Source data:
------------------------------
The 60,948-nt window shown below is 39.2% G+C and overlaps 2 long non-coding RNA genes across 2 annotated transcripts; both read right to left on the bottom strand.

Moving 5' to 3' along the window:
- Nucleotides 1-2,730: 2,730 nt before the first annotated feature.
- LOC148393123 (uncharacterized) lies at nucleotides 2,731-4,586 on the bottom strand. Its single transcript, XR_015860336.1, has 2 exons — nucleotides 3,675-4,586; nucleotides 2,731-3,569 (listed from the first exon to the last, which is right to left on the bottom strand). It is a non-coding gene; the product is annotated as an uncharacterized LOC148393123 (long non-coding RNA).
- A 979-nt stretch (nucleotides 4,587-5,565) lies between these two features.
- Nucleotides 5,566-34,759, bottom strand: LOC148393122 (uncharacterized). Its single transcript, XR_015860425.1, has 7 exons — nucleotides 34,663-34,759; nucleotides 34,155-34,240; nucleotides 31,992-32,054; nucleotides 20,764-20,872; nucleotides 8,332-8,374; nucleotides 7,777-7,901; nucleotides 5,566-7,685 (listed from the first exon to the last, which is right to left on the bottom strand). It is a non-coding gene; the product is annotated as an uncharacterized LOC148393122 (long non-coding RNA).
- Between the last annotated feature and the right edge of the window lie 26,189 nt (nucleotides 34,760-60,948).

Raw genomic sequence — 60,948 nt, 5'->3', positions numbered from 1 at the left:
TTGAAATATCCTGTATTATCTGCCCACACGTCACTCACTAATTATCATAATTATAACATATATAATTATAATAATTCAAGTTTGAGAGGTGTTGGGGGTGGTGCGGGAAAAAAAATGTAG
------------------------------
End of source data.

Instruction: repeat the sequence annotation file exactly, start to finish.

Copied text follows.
The 60,948-nt window shown below is 39.2% G+C and overlaps 2 long non-coding RNA genes across 2 annotated transcripts; both read right to left on the bottom strand.

Moving 5' to 3' along the window:
- Nucleotides 1-2,730: 2,730 nt before the first annotated feature.
- LOC148393123 (uncharacterized) lies at nucleotides 2,731-4,586 on the bottom strand. Its single transcript, XR_015860336.1, has 2 exons — nucleotides 3,675-4,586; nucleotides 2,731-3,569 (listed from the first exon to the last, which is right to left on the bottom strand). It is a non-coding gene; the product is annotated as an uncharacterized LOC148393123 (long non-coding RNA).
- A 979-nt stretch (nucleotides 4,587-5,565) lies between these two features.
- Nucleotides 5,566-34,759, bottom strand: LOC148393122 (uncharacterized). Its single transcript, XR_015860425.1, has 7 exons — nucleotides 34,663-34,759; nucleotides 34,155-34,240; nucleotides 31,992-32,054; nucleotides 20,764-20,872; nucleotides 8,332-8,374; nucleotides 7,777-7,901; nucleotides 5,566-7,685 (listed from the first exon to the last, which is right to left on the bottom strand). It is a non-coding gene; the product is annotated as an uncharacterized LOC148393122 (long non-coding RNA).
- Between the last annotated feature and the right edge of the window lie 26,189 nt (nucleotides 34,760-60,948).

Raw genomic sequence — 60,948 nt, 5'->3', positions numbered from 1 at the left:
TTGAAATATCCTGTATTATCTGCCCACACGTCACTCACTAATTATCATAATTATAACATATATAATTATAATAATTCAAGTTTGAGAGGTGTTGGGGGTGGTGCGGGAAAAAAAATGTAG